Ashish Nathu: What happens after that?
Olivia Wong: So then you do that with five people because we found that you only really need to talk to five people to figure out whether, basically to do an early validation. It’s really cool that you only need you to talk to five people. There’s a lot of research. It comes from Nielsen and Norman, but essentially it yields 85% confidence in whether people understand the concept, whether it’s there’s something called a magic moment, which means it makes people eyes light up. It gives them this moment of like deliciousness or delight or impact. And then whether it’s something that’s viable, that more people are going to want to use it and you can, you know, send it off to a bigger study of more people. So talk to five people, that’s it. You use your test with five people, and then after that you get a bunch of really cool insights. You get a lot of information about what people liked. Some people may say, oh, I really loved that story that you told Olivia in the very beginning with your dad, oh, I didn’t really care for this. It sounded like you were being a little bombastic here. It seems like in the very beginning, you seemed a little bit like, I don’t know, insecure about your writing skills, but then you came back and told us all these companies that you worked with. So that sounded kind of weird. They just give you the raw unfiltered data. And from there, when you test with five people, you’re going to start to see patterns emerge. And that’s what happens is people like the same things and you take those patterns and you run with it, and then you redesign or redevelop the thing that you built.
Ashish Nathu: And it just is a big circle.
Olivia Wong: Exactly. And then you build the next version of it. So let’s say I have books paragraph one, version two, and then I go find another few people to test with. But at that time I’ve probably written more than one paragraph, but like maybe it’s a chapter I go test with.
Ashish Nathu: Let me ask you some more peripheral questions. How, tell me a little bit about how to create the team to do this work. I think that team dynamic is really important for you to ask a question, for something you’ve never solved before. You need to have the right team dynamics. You got to have the right space to not have ego or not feel judged or not be criticized to look at a question and say, I don’t know the answer, and let’s go down this journey of curiosity. Tell us a little bit about how that framework should look. How companies should think about creating that space with the right team.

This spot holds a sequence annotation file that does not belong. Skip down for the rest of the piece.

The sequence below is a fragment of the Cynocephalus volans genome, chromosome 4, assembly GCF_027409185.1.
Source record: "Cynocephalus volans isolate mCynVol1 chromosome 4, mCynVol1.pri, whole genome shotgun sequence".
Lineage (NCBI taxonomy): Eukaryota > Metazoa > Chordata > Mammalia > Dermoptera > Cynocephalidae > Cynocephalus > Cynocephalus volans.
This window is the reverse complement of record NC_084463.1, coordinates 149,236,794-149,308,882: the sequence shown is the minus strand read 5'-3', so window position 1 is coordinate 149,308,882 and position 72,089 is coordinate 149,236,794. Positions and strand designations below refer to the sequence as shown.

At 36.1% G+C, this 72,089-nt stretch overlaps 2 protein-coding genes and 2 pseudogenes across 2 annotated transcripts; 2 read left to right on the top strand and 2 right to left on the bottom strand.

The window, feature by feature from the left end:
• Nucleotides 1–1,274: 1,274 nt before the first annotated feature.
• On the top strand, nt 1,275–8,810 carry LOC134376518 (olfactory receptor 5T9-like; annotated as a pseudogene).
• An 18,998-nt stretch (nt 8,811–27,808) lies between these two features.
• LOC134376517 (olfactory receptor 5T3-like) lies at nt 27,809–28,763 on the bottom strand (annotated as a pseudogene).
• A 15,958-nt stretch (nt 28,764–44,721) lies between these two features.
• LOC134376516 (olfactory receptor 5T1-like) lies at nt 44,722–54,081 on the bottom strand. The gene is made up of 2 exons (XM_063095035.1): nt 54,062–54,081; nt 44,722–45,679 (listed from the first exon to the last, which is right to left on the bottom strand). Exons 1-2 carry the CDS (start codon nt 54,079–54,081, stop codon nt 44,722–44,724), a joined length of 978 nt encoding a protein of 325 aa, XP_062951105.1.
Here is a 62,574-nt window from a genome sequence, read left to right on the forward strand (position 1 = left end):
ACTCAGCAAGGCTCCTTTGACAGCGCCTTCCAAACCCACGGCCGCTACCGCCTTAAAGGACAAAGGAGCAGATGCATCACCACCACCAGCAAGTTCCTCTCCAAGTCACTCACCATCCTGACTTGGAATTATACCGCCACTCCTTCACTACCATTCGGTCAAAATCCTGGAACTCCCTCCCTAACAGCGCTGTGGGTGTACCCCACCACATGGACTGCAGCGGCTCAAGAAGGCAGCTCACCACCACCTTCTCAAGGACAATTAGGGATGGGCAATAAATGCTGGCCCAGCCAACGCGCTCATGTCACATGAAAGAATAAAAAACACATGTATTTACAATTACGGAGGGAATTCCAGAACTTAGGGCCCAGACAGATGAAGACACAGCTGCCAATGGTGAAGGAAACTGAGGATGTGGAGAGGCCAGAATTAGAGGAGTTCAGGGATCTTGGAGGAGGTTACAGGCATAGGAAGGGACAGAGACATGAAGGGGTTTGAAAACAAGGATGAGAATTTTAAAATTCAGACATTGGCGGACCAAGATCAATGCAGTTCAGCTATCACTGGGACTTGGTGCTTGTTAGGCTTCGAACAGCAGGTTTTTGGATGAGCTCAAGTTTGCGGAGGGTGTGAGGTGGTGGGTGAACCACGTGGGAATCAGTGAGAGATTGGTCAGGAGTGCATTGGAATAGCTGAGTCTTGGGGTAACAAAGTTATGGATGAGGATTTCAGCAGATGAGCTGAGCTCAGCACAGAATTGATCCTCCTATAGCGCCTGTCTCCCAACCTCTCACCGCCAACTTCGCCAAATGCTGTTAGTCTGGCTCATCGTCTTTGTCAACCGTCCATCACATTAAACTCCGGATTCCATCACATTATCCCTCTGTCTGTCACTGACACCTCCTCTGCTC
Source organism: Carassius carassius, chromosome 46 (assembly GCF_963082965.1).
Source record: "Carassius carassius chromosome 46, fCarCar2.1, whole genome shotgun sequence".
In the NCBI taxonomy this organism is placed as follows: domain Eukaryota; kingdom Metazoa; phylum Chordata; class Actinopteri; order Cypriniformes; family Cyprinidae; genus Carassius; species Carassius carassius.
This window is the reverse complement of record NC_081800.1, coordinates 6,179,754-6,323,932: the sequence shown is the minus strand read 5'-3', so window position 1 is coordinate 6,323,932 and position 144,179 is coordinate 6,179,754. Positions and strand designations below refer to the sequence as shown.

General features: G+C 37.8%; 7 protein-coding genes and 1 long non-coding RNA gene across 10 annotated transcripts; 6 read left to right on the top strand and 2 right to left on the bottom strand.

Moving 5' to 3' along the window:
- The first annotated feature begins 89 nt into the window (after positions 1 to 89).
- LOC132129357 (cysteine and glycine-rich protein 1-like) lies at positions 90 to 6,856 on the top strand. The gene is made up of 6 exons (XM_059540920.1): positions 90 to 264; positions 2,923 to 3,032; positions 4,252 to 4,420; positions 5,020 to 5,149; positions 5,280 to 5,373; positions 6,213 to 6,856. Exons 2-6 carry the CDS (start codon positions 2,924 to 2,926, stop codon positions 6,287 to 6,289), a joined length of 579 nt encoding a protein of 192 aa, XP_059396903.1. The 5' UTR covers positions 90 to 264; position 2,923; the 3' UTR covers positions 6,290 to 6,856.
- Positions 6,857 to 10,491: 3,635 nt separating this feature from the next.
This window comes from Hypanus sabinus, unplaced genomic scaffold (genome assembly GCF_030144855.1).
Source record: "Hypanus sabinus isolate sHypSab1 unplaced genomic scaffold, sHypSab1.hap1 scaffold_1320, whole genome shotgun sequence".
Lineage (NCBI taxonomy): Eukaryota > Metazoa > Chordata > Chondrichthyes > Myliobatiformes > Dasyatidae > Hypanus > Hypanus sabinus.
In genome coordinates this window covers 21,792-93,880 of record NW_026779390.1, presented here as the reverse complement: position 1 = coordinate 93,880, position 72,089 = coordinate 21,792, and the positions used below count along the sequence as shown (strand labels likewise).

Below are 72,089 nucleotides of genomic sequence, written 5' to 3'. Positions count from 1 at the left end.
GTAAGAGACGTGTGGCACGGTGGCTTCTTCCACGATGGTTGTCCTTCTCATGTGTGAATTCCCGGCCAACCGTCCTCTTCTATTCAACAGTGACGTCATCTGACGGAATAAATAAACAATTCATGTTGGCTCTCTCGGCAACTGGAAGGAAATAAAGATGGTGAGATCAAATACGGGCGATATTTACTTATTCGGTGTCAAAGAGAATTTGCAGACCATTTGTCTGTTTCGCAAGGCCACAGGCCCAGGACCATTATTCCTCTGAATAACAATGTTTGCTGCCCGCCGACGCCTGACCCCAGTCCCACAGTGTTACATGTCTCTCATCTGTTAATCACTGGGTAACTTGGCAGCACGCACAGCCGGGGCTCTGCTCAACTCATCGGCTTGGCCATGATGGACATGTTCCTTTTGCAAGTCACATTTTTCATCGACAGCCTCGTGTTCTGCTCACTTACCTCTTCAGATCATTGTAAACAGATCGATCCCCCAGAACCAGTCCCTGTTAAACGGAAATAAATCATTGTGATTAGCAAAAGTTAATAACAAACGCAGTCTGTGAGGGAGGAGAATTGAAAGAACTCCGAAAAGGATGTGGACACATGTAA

Olivia Wong: I love this question because it’s what keeps me up at night. I’m currently working with a company called Autodesk and one of their big questions is who do we invest the resources into training in this methodology? Because we can’t train everyone and have all of our consultants, Who’s really going to be adept and early adopters of this way of thinking. And I went through about a hundred different people and trained them in this methodology. And then we looked at the results and we looked at the different personality traits of the different consultants that came through our process, our training. And what we found and this is by far, one of my favorite learnings of this entire year is that we found that people who were economists meaning they were self-driven. For example, you could say, here, go own this problem. And they would take the problem and run with it. Those are the people that work really well with crochet thinking, in addition to people who are open-minded, they’re not close-minded so they don’t have a fixed mindset. They have a growth mindset. They’re willing to say I don’t have all of the information or I don’t have all of the answers. So my best solution is to go listen. So they’re willing to go out and like listen to a lot of people, interview a lot of people, get a lot of feedback before making a decision. They’re also incredibly courageous. These are people who dive into the unknown and they’re willing to swim in a lot of risk. Even when the path forward is not very clear. And most of all, they’re inspiring because they can do all of that stuff. So it really takes a certain kind of person to be open to this. I think that’s the profile of the person, but of the team there also has to be a couple of things. The first thing is psychological safety. You can’t really be safe to come out in a team if you feel like you’re going to be judged. So we really try to create an environment where it’s not us against each other. So we’ll say something like, it’s not about being right or wrong. It’s not about you having the right idea and he doesn’t have the right idea. They have the ready idea. It’s actually about all of us working on the same side of the table against risk. So we say writing a book is really hard. The three of us are trying to work on it. How many ideas can we generate? How many insights can we learn as a team? You know, can our confidence level go from 10 to 40% in two weeks? Like that’s a really good measure of progress. So I think when it comes down to it is having the right mindset, which you talk so much about in this podcast. And then also having psychological safety.